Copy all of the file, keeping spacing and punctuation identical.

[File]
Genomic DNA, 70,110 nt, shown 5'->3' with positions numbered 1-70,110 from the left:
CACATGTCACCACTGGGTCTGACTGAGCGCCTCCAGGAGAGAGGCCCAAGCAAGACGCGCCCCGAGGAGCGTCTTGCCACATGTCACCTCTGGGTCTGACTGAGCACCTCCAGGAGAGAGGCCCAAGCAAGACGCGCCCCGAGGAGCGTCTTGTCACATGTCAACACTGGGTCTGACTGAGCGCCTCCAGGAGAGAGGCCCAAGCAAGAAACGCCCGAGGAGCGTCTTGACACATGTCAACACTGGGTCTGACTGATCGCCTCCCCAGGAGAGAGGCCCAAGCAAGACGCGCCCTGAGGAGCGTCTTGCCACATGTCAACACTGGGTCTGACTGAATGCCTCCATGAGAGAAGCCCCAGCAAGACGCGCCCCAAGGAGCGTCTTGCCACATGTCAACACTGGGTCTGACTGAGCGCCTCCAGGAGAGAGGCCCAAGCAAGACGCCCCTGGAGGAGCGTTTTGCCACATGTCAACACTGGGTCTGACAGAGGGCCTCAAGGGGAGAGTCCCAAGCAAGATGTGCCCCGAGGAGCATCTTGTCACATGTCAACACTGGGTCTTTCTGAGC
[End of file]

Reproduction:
Genomic DNA, 70,110 nt, shown 5'->3' with positions numbered 1-70,110 from the left:
CACATGTCACCACTGGGTCTGACTGAGCGCCTCCAGGAGAGAGGCCCAAGCAAGACGCGCCCCGAGGAGCGTCTTGCCACATGTCACCTCTGGGTCTGACTGAGCACCTCCAGGAGAGAGGCCCAAGCAAGACGCGCCCCGAGGAGCGTCTTGTCACATGTCAACACTGGGTCTGACTGAGCGCCTCCAGGAGAGAGGCCCAAGCAAGAAACGCCCGAGGAGCGTCTTGACACATGTCAACACTGGGTCTGACTGATCGCCTCCCCAGGAGAGAGGCCCAAGCAAGACGCGCCCTGAGGAGCGTCTTGCCACATGTCAACACTGGGTCTGACTGAATGCCTCCATGAGAGAAGCCCCAGCAAGACGCGCCCCAAGGAGCGTCTTGCCACATGTCAACACTGGGTCTGACTGAGCGCCTCCAGGAGAGAGGCCCAAGCAAGACGCCCCTGGAGGAGCGTTTTGCCACATGTCAACACTGGGTCTGACAGAGGGCCTCAAGGGGAGAGTCCCAAGCAAGATGTGCCCCGAGGAGCATCTTGTCACATGTCAACACTGGGTCTTTCTGAGC